Let’s say that you’ve found a book title on Bookbub that interests you…

Your next task is to find out if there is an audio version available. The first place that I look is on Amazon. If you go to the books’s sales page you can see all of the different versions that are available. If there’s no audio version available, this is a good sign.

The next place that I look is on I simply type the title of the book or the author into the search bar on the site and see if anything comes up. If not, I might run a generic Google search like — “Title of the Book” and “audiobook” — if nothing shows up, I forge ahead.

The next step is to find the author’s contact information.

This is where things can get a little tricky. The first thing you should do is check to see if the author self-published their book or whether went through a publisher. Here’s why this matters — if the author self-published the book, you can contact them directly. If they went through a publisher, it’s best to contact the publisher to inquire about producing the audiobook because the publisher most likely holds the audio rights to the book.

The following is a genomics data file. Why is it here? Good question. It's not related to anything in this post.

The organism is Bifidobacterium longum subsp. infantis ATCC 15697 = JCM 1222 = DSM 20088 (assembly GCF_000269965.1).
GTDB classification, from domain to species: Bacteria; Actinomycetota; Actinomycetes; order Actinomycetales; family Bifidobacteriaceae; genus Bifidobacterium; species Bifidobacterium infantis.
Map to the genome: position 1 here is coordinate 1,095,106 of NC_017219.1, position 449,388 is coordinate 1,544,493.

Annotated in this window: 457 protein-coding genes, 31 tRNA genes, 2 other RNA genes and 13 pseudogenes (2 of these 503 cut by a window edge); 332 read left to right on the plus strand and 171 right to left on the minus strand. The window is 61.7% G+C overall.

You can find this information on Amazon in the book’s “product details.” Look first to see who the publisher is. Most established publishers have websites with contact information and you can find them by doing a quick Google search.

You will also want to look at who the book is “sold by.” If it’s sold by “Amazon Digital Services, LLC” there is a good chance that the book is self-published. And sometimes a self-published author will list their own “publishing company” as the publisher.

If it’s not entirely clear who the publisher is, it’s perfectly acceptable to reach out to the author to ask if they have a publisher and whether they hold the audio rights to their book.

Here’s how I find the contact information for authors.

Often, the author will list their email address, social media profiles, a website url, or a newsletter signup link on their “Amazon Author” page. This is always the first place that I look. If the author doesn’t have an Author Page on Amazon or you can’t find a website or email address, the next best place to look is inside of the front cover of the book.

Many authors put newsletter signups in their books now. If you subscribe to their newsletter you‘ll usually get an automated email from the author. You can reply to this email with your audiobook inquiry and it will usually go directly to the author’s own email address.

If all else fails, run a Google search for the author’s name and the title of their book. At the very least, most authors have one or more social media accounts. A great way to start the conversation is by saying, “I’d love to ask you a few questions about your book. Can we chat via email or skype? My email address is”


Sign up for my FREE 5-Day Audiobook Audition Challenge and I'll walk you through each step from creating audio samples to choosing potential projects and submitting your audiobook audition. I'll even show you how to use my favorite free recording software, Audacity,  to record and edit your audio samples.